It is an alluring bushwhack objective. Here's the view back up to Jennings from Sachem, with bushwhacking addict Keith D'Alessandro providing foreground interest.
One other spot on Jennings offers a look over the village of Waterville Valley to an array of mountains beyond.
After savoring the Jennings vistas, I returned to the Sandwich Mountain Trail for another favorite section - a gentle, half-mile firs-and-ferns walk along the broad ridge connecting Jennings with the Dome. Sweet sylvan serenity.
The last half-mile to the Dome is a moderate climb, never steep.
The 3980-ft. summit is a small, open ledgy area. In the 1870s it was apparently completely open, and was occupied as a station by the U.S. Coastal Survey. An iron pin can still be seen in the summit ledge. In his 1876 guidebook Moses Sweetser devoted 3 1/2 pages to a description of the Sandwich view, hailing it as "one of the grandest and most fascinating panoramas in New England."
Scrubby tree growth has closed off the southern view since then, but there is still a magnificent sweep of mountain country to the north.
Mt. Washington dominates the distant northern horizon.
Looking NNW to the Osceolas, with the Franconias on the L and Bond Range to the R.
Looking NW over Jennings Peak to Tecumseh and the Kinsmans.
Passaconaway and Whiteface peer over the slightly lower NE knob of Sandwich. All told, the summits of 35 NH 4000-footers can be seen from the top of Sandwich Dome.
My plan for the day also included a short bushwhack across the ridge to that NE knob of Sandwich, in the hope of finding some kind of vista towards the Flat Mountain Pond area; the knob blocks the view in that direction from the main summit.
I was expecting some thick going along the ridgecrest, and was prepared to abandon the side trip if it was really bad. To my surprise, and delight, the fir woods were quite open, and there was a faint but discernible moose path which I used much of the way. As always when traveling off trail, I tried to tread as lightly as possible.
There was plenty of poop to keep me on the route.
This part almost looked like a trail.
From the NE knob I worked carefully and gingerly down a steep slope and found a small opening with just the view I was looking for.
Mt. Whiteface looks over Flat Mountain Pond, with Chocorua securing the eastern horizon.
A zoom on the pond and its remote birch-wooded plateau - one of the most placid settings in the mountains.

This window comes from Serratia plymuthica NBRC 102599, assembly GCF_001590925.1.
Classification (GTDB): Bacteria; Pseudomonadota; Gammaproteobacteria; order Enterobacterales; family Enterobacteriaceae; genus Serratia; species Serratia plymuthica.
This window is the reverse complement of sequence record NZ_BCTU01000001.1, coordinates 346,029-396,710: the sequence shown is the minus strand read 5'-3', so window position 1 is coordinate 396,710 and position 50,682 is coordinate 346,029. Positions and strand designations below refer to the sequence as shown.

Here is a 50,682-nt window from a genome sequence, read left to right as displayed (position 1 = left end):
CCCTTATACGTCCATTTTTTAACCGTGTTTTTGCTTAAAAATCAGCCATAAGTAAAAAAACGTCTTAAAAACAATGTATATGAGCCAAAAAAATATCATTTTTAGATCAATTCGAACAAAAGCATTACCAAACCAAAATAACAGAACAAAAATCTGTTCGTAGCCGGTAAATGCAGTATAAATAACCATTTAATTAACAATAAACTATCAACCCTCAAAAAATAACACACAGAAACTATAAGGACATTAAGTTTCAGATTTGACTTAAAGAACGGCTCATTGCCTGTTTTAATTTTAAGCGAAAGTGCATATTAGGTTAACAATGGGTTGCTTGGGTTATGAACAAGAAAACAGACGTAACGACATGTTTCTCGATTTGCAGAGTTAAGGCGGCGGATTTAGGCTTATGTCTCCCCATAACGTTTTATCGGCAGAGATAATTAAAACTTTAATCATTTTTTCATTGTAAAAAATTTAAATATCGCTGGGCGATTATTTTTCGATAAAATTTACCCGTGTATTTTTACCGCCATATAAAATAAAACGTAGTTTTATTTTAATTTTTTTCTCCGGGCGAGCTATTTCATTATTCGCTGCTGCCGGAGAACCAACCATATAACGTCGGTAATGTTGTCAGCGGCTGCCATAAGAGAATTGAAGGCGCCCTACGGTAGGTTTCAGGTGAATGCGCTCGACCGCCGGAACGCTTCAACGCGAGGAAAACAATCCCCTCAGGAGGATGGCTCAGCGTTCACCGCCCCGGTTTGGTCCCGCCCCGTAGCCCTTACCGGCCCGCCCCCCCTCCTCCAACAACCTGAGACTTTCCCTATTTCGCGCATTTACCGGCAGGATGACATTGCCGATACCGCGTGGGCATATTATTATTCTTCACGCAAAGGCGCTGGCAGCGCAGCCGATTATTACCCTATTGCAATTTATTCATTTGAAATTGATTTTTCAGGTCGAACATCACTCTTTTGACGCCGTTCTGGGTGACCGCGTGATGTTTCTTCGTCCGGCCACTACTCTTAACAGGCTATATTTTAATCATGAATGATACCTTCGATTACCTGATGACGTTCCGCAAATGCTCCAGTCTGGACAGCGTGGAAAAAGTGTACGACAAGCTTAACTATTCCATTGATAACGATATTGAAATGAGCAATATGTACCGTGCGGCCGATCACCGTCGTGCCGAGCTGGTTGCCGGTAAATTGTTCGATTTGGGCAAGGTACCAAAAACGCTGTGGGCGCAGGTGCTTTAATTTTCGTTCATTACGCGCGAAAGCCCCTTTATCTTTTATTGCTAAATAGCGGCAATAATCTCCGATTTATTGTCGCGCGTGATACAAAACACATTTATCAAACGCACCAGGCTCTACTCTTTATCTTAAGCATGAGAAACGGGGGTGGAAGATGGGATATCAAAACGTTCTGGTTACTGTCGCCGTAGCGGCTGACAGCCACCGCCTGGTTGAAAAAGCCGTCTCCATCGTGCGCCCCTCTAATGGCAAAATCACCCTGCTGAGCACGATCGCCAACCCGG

I returned to the main summit and descended a short distance on the Sandwich Mountain Trail to the Algonquin Trail junction. About 0.1 mile down this trail there was one more view I wanted to check out.
Where the Algonquin Trail crosses a semi-open ledgy area at 3850 ft., you get a look SW over 3500-ft. Black Mtn. to far horizons.
To the south you can see Squam Lake, and in the foreground is another interesting side of Sandwich Dome - the low hill-and-beaver meadow country N of Guinea Pond, traversed by the Black Mountain Pond Trail.
Satisfied that I had seen most every side of this great mountain, I climbed back to the Sandwich Mountain Trail, descended a mile, and turned R onto the Drakes Brook Trail for the descent through that pretty valley.
After a fairly steep, switchbacking descent down the W side of the ravine, the trail touches Drakes Brook at a beautiful mossy glen. It was cloudy and late in the day, sorry about the dark lighting.
For a while the trail closely follows the lovely little brook. This reminded me of the upper valley section of the Sabbaday Brook Trail.
Then the old logging road that the trail follows pulls away from the stream, but still provides pleasant walking.
Lower down in the valley it briefly comes by Drakes Brook again, here a much larger stream. It's a fine trail to descend. The wide brook crossing near the bottom was easy enough this day, but could be quite difficult in high water. The last 0.4 mile follows a wide logging road, passing one scenic open ledgy area on the brook - too dark for decent pictures this evening.
An interesting note: on this partly sunny, cool Wednesday with excellent views, I did not meet a single hiker in 8.7 miles and 9 1/2 hours on the trails and summits.